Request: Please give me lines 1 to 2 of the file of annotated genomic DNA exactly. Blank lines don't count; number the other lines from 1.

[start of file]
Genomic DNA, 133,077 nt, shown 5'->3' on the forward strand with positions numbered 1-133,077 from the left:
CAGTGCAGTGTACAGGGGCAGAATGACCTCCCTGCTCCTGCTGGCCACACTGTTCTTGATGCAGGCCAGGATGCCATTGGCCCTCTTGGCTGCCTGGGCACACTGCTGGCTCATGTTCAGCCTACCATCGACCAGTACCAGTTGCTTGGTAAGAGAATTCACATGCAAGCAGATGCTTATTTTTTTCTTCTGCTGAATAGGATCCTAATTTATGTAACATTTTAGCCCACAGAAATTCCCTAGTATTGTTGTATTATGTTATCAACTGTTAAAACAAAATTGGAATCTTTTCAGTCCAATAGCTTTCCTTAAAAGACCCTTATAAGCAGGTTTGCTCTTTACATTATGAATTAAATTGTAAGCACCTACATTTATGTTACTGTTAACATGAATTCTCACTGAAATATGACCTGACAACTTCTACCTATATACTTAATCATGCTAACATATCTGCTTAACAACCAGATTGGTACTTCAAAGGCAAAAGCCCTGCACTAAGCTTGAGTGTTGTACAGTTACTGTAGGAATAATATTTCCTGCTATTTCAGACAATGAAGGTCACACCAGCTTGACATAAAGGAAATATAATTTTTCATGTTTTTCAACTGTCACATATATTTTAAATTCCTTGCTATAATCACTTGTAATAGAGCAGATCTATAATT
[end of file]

Genomic DNA, 133,077 nt, shown 5'->3' on the forward strand with positions numbered 1-133,077 from the left:
CAGTGCAGTGTACAGGGGCAGAATGACCTCCCTGCTCCTGCTGGCCACACTGTTCTTGATGCAGGCCAGGATGCCATTGGCCCTCTTGGCTGCCTGGGCACACTGCTGGCTCATGTTCAGCCTACCATCGACCAGTACCAGTTGCTTGGTAAGAGAATTCACATGCAAGCAGATGCTTATTTTTTTCTTCTGCTGAATAGGATCCTAATTTATGTAACATTTTAGCCCACAGAAATTCCCTAGTATTGTTGTATTATGTTATCAACTGTTAAAACAAAATTGGAATCTTTTCAGTCCAATAGCTTTCCTTAAAAGACCCTTATAAGCAGGTTTGCTCTTTACATTATGAATTAAATTGTAAGCACCTACATTTATGTTACTGTTAACATGAATTCTCACTGAAATATGACCTGACAACTTCTACCTATATACTTAATCATGCTAACATATCTGCTTAACAACCAGATTGGTACTTCAAAGGCAAAAGCCCTGCACTAAGCTTGAGTGTTGTACAGTTACTGTAGGAATAATATTTCCTGCTATTTCAGACAATGAAGGTCACACCAGCTTGACATAAAGGAAATATAATTTTTCATGTTTTTCAACTGTCACATATATTTTAAATTCCTTGCTATAATCACTTGTAATAGAGCAGATCTATAATT